I think I have heard Judy say that she has found it in both B and possibly T cells. Would it not be a good place to look for the virus, rather than whole blood or plasma? The Rituxan study and anecdotal info shows a reduction in all symptoms of ME with B cell depletion therapy. Then it comes back, as newly formed B cells are infected. The next Rituxan study is about to be released, I believe, can't remember the name of the conference?

    This was a great study. I hope they don't try to ditch ME/CHF and just concentrate on prostate cancer though.
  11. Bob

    Bob

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    Interesting points, liquid sky...

    I've wondered if the lymphatic system might be involved as well... Has Judy mentioned this at some point? I can't remember.

    I don't know too much about the lymphatic system, but I wondered if it might explain how the virus was detected in respiratory secretions (are mucous secretions related to the lymphatic system in any way?), and am I right in thinking that you get a lot of immune cells being created in the lymphatic system?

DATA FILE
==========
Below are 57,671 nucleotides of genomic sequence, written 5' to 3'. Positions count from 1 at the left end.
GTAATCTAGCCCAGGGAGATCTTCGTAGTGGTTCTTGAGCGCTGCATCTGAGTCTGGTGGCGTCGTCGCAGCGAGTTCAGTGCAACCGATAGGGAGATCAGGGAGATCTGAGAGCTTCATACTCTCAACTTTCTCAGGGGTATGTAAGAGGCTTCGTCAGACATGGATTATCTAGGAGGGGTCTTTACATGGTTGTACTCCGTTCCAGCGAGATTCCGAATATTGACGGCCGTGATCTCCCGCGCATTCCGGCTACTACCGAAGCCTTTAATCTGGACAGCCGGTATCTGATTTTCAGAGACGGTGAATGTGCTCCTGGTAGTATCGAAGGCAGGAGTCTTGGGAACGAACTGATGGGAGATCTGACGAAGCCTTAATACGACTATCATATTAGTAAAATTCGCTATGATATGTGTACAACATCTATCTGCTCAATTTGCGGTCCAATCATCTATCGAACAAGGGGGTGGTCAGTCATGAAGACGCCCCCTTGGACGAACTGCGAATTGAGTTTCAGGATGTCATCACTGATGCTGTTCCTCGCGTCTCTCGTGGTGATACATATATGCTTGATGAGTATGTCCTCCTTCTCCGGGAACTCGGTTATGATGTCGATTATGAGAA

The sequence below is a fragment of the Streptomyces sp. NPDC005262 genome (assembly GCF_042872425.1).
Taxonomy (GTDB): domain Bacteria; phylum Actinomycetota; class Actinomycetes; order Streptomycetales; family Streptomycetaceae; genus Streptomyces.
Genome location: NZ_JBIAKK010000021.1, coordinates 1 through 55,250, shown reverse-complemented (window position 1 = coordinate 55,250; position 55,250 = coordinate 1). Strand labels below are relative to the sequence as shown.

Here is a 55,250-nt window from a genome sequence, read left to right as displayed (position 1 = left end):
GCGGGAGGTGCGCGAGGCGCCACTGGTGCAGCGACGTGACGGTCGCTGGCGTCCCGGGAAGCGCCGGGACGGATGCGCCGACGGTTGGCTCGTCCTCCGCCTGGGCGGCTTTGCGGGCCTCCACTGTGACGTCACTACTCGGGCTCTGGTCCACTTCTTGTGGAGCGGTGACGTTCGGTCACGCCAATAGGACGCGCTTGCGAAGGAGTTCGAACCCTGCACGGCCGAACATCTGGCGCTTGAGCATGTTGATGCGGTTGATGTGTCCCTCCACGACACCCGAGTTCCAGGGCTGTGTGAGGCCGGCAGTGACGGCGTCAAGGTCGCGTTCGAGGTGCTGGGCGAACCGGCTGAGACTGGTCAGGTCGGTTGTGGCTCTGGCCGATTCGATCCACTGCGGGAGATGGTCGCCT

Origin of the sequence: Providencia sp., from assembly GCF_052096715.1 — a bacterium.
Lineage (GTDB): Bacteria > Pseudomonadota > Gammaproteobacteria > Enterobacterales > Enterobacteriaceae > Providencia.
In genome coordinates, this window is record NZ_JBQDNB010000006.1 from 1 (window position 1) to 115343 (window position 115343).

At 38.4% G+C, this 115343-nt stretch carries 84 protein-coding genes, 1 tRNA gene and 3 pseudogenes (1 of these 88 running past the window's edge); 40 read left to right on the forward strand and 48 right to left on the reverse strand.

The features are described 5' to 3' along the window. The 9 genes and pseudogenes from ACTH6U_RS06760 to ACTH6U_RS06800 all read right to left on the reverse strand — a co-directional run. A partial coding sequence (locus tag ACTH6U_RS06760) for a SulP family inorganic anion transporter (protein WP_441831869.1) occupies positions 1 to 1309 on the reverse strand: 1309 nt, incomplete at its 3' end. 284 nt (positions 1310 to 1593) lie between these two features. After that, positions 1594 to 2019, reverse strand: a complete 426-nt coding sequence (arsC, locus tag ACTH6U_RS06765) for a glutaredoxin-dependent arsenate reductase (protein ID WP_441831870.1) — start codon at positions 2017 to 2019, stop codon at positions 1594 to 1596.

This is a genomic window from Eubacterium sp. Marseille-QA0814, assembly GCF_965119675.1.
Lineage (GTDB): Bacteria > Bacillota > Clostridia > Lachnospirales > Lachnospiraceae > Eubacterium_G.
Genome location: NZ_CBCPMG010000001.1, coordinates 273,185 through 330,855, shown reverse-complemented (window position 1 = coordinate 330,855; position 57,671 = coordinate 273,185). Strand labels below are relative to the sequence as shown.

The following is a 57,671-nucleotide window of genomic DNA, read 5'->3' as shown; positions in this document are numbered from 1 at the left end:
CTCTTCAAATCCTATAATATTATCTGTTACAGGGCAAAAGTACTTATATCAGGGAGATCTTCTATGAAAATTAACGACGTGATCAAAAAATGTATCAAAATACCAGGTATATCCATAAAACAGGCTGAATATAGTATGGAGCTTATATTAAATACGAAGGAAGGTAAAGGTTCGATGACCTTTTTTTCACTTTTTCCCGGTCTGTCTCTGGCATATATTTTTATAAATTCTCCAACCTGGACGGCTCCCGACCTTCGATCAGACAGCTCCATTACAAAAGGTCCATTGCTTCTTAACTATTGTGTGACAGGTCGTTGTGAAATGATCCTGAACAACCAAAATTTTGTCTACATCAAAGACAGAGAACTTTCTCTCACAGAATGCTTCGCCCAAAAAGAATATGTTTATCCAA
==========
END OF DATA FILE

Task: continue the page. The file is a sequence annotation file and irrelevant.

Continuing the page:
12. Bob

    Bob

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    Hi currer,

    Yes, the CDC conclude that that they have detected XMRV and that these viruses are living in humans...

    XMRV is not designated as a mouse virus... It's designated a human virus... It has not yet been found living in any mouse populations, although it is possible to infect some mice with XMRV.

    The general consensus now seems to be that XMRV is not a mouse virus... even amongst the scientists who are denying the XMRV-ME association.